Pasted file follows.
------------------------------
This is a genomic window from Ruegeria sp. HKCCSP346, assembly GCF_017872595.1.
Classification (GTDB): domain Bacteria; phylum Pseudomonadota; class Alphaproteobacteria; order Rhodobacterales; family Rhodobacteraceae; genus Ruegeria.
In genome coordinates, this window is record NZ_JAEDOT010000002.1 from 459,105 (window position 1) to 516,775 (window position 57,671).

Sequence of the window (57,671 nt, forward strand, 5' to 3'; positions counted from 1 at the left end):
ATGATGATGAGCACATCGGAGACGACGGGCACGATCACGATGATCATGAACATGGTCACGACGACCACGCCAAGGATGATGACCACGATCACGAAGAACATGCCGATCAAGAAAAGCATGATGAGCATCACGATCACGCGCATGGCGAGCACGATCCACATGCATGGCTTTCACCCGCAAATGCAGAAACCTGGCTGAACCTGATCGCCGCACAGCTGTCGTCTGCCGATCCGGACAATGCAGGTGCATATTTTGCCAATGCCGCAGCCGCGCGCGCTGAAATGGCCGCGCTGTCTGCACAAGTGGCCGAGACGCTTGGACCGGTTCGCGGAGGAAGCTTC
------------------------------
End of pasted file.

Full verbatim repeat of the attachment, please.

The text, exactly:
This is a genomic window from Ruegeria sp. HKCCSP346, assembly GCF_017872595.1.
Classification (GTDB): domain Bacteria; phylum Pseudomonadota; class Alphaproteobacteria; order Rhodobacterales; family Rhodobacteraceae; genus Ruegeria.
In genome coordinates, this window is record NZ_JAEDOT010000002.1 from 459,105 (window position 1) to 516,775 (window position 57,671).

Sequence of the window (57,671 nt, forward strand, 5' to 3'; positions counted from 1 at the left end):
ATGATGATGAGCACATCGGAGACGACGGGCACGATCACGATGATCATGAACATGGTCACGACGACCACGCCAAGGATGATGACCACGATCACGAAGAACATGCCGATCAAGAAAAGCATGATGAGCATCACGATCACGCGCATGGCGAGCACGATCCACATGCATGGCTTTCACCCGCAAATGCAGAAACCTGGCTGAACCTGATCGCCGCACAGCTGTCGTCTGCCGATCCGGACAATGCAGGTGCATATTTTGCCAATGCCGCAGCCGCGCGCGCTGAAATGGCCGCGCTGTCTGCACAAGTGGCCGAGACGCTTGGACCGGTTCGCGGAGGAAGCTTC